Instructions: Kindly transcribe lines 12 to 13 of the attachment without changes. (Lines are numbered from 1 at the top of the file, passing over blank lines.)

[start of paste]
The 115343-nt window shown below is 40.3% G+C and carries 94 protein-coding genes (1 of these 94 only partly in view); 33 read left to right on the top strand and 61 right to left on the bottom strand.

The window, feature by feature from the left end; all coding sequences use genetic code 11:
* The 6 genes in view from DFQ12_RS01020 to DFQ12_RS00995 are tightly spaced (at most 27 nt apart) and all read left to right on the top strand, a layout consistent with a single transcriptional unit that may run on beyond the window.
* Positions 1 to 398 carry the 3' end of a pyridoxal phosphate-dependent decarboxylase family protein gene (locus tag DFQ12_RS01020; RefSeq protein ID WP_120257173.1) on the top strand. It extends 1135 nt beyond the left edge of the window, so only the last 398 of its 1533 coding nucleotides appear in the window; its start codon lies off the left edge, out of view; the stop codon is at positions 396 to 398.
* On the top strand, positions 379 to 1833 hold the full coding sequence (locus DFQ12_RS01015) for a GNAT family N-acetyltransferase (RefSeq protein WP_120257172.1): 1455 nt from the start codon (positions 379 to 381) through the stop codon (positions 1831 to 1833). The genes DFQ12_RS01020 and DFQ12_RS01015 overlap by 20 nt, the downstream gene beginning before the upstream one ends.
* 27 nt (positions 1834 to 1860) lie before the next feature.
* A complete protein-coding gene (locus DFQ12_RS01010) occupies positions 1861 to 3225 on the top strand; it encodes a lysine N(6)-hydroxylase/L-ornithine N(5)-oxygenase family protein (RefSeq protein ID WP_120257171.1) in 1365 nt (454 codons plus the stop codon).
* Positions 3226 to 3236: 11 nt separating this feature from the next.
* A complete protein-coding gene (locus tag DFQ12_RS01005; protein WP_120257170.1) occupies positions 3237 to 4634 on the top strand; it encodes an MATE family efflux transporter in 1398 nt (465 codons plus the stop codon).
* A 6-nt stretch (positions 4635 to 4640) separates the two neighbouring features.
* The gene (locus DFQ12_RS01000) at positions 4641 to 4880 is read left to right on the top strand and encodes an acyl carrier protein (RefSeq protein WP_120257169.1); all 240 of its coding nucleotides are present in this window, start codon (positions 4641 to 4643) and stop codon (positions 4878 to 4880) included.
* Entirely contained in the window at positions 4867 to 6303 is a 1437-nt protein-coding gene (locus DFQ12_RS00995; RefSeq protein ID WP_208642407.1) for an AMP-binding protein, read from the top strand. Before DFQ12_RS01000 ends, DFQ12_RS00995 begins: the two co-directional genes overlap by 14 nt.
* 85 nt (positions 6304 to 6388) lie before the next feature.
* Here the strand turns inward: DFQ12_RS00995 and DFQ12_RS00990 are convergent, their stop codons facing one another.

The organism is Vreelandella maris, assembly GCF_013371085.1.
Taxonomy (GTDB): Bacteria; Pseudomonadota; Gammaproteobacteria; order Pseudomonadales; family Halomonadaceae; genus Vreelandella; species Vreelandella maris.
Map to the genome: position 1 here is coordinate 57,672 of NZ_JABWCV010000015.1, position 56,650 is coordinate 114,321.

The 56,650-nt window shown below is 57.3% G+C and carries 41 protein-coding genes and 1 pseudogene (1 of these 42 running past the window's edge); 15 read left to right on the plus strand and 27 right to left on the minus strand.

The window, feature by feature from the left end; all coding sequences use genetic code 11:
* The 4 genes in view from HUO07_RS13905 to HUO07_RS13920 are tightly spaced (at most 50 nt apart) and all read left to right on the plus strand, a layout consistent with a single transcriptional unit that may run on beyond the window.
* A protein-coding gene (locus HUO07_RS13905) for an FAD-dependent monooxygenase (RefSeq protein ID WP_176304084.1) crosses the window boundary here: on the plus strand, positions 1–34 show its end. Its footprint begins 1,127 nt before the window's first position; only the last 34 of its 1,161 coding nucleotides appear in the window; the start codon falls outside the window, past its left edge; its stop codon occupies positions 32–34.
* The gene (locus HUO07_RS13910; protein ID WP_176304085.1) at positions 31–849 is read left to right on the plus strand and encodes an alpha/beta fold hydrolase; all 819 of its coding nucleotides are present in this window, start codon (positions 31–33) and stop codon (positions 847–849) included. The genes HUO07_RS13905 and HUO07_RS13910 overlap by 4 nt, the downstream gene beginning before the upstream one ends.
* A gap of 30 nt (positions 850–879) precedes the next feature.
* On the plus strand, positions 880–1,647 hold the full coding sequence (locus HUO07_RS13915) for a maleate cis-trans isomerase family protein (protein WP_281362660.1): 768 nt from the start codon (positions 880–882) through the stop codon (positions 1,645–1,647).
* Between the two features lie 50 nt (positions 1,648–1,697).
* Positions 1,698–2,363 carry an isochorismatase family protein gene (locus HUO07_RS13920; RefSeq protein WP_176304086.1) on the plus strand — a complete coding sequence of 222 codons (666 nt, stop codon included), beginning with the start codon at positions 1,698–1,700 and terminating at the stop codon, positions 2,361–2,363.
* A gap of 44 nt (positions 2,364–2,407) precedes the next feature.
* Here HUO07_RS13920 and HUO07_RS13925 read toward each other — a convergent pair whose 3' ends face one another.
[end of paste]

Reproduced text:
* Entirely contained in the window at positions 4867 to 6303 is a 1437-nt protein-coding gene (locus DFQ12_RS00995; RefSeq protein ID WP_208642407.1) for an AMP-binding protein, read from the top strand. Before DFQ12_RS01000 ends, DFQ12_RS00995 begins: the two co-directional genes overlap by 14 nt.
* 85 nt (positions 6304 to 6388) lie before the next feature.